Former President Bill Clinton said in a recent interview that questions over his wife’s trustworthiness have been put to rest in the past and will be again.
Speaking on CNN’s State of the Union, Clinton compared the media frenzy over leaked emails, speaking fees, and Clinton Foundation donations with a 1995 Whitewater report that he said "completely exonerated" Hillary Clinton.
Back then, the alleged exoneration didn’t get much traction in the news, he said.
"The next day, there was nothing in the media about it. There was stunning nondisclosure," he said on June 14. "So, now we have got social media, and we can have disclosure. And we can all live under the same rules. And it's going to be fine."
His claim about missing coverage of Whitewater was as surprising to us as it was to the incredulous Clinton, so we decided to delve into the archives and see if we could confirm his claim. In a separate fact-check, we looked at the claim that the report "completely exonerated" her. That earned a rating of MostlyTrue.
The long, long Whitewater saga first came to public attention during Bill Clinton’s 1992 presidential campaign, when the New York Times published an article detailing the Clintons’ involvement in the late 1970s with Whitewater Development, a real estate corporation. Together with a longtime friend, James B. McDougal, the Clintons formed the company in order to buy and sell vacation property in the Ozark Mountains.
McDougal, however, was also the president of Madison Guaranty, a savings and loan association. Over the following decade, the company became engaged in a number of risky real estate ventures and lending deals, including a number of political donations to Bill Clinton’s Arkansas gubernatorial campaign.
When Madison Guaranty finally collapsed in 1989, McDougal was indicted on federal fraud charges; though he was later acquitted, a separate investigation ensued, one that eventually implicated the Clintons as potential beneficiaries of illegal activity. To further complicate matters, Hillary Clinton’s law firm had also represented Madison Guaranty as it fought unsuccessfully to prevent insolvency.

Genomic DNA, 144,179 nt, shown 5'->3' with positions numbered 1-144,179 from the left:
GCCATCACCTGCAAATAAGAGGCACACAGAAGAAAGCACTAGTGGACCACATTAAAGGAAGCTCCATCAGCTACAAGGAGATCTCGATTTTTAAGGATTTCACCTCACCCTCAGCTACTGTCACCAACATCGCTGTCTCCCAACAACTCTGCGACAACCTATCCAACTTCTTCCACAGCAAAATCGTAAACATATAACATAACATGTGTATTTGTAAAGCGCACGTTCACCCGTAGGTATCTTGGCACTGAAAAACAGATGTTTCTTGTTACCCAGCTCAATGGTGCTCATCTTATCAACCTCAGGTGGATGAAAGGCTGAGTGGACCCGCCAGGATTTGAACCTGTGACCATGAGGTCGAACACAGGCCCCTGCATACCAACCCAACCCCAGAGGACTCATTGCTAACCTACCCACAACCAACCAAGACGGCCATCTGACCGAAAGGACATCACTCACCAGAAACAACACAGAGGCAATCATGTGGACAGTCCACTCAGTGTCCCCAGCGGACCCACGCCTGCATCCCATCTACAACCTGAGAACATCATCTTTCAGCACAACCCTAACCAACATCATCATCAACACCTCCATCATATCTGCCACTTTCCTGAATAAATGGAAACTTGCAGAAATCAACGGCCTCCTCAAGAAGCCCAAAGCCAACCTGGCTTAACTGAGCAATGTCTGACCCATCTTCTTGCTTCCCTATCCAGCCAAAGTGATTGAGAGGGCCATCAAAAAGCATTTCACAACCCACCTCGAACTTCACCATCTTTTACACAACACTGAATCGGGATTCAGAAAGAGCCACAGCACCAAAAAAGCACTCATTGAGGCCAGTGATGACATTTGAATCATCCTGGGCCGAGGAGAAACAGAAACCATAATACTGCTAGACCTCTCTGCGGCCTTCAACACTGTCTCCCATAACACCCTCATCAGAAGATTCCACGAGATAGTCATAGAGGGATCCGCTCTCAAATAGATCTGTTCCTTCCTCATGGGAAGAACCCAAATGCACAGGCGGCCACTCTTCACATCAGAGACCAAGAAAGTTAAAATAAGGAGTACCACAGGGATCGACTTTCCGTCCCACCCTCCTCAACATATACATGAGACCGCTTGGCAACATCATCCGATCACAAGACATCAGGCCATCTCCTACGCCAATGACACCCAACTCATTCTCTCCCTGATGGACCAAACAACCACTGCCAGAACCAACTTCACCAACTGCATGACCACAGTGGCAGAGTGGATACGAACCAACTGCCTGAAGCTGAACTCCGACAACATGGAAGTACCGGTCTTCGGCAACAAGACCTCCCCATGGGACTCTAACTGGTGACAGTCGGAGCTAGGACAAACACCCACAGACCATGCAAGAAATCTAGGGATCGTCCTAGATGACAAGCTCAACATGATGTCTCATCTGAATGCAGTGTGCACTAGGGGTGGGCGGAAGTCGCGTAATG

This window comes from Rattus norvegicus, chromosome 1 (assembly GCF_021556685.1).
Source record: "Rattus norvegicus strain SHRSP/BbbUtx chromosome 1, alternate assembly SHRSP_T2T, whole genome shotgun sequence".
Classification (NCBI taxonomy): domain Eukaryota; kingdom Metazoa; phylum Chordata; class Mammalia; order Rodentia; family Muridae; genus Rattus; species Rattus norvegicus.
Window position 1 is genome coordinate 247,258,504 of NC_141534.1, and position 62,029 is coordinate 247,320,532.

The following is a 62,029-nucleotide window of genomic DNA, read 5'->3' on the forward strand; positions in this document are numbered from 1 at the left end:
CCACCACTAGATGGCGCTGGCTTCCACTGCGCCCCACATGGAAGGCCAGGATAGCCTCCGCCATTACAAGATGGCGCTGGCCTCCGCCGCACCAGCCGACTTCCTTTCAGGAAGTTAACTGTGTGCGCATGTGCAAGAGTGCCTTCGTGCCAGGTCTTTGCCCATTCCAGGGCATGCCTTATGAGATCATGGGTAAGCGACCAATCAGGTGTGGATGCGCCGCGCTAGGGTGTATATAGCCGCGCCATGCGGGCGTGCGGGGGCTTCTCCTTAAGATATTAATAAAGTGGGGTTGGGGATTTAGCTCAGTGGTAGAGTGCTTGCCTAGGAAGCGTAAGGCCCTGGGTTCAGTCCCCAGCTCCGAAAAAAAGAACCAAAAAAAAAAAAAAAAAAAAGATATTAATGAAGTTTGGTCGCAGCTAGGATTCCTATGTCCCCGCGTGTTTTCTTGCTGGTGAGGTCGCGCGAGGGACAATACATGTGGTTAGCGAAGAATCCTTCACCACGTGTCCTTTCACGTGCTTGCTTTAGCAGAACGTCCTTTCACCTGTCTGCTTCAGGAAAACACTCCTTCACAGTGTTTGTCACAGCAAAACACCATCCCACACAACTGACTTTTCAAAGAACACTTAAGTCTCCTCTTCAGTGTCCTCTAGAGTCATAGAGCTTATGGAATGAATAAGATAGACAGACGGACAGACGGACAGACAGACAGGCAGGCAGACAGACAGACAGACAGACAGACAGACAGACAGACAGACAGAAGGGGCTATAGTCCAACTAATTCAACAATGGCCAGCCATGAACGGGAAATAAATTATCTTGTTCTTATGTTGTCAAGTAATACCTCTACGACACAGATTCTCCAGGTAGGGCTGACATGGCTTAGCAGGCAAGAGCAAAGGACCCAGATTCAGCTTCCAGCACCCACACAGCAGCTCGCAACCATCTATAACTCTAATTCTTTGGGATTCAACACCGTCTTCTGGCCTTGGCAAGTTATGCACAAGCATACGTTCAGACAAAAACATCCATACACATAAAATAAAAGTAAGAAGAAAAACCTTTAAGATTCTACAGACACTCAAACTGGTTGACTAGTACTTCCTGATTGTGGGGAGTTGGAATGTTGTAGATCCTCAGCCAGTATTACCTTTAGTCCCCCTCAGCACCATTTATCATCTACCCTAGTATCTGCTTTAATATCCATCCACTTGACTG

After Clinton won the presidency, a confused mass of probes, committees, hearings, and special investigations ensued, proceedings that dogged Clinton through most of his tenure in the Oval Office. Questions were raised, as Republicans in Congress searched for a smoking gun: The only problem, to stretch a metaphor, was that nobody knew the make, the model, or even the existential status of the alleged firearm.
The investigation was rife with leaks of undisclosed documents that dripped out slowly, and as we’ll see, that contributed a good bit to why the media covered the scandal the way they did.
The 1995 Pillsbury Report
The Pillsbury Report sat squarely in the midst of this bureaucratic tangle. Commissioned in order to investigate the Clintons’ involvement in the Whitewater venture, it concluded that no civil action should be taken against anyone involved in the real estate deals.
This is not the first time Clinton has expressed his disapproval over the media’s coverage of the 1995 report in question, which was authored by independent law firm Pillsbury, Madison, & Sutro and commissioned by the Resolution Trust Corporation, a now-defunct federal agency involved in the Whitewater investigation.
In his autobiography, My Life, Clinton writes that he "eagerly awaited" the coverage of the New York Times and Washington Post on the report’s findings, but was disappointed by the results: "Immediately after the RTC report was released, the Post mentioned it in passing, in the 11th paragraph of a front-page story...and the New York Times didn’t run a word. The Los Angeles Times, Chicago Tribune, and Washington Times ran an Associated Press story of about four hundred words on the inside pages of their papers."
In acknowledging that there was any press coverage at all, Clinton contradicts his recent statement that there was "nothing in the media" the day after the report was released. Nevertheless, his larger point seems to be that the press coverage of the event was severely lacking.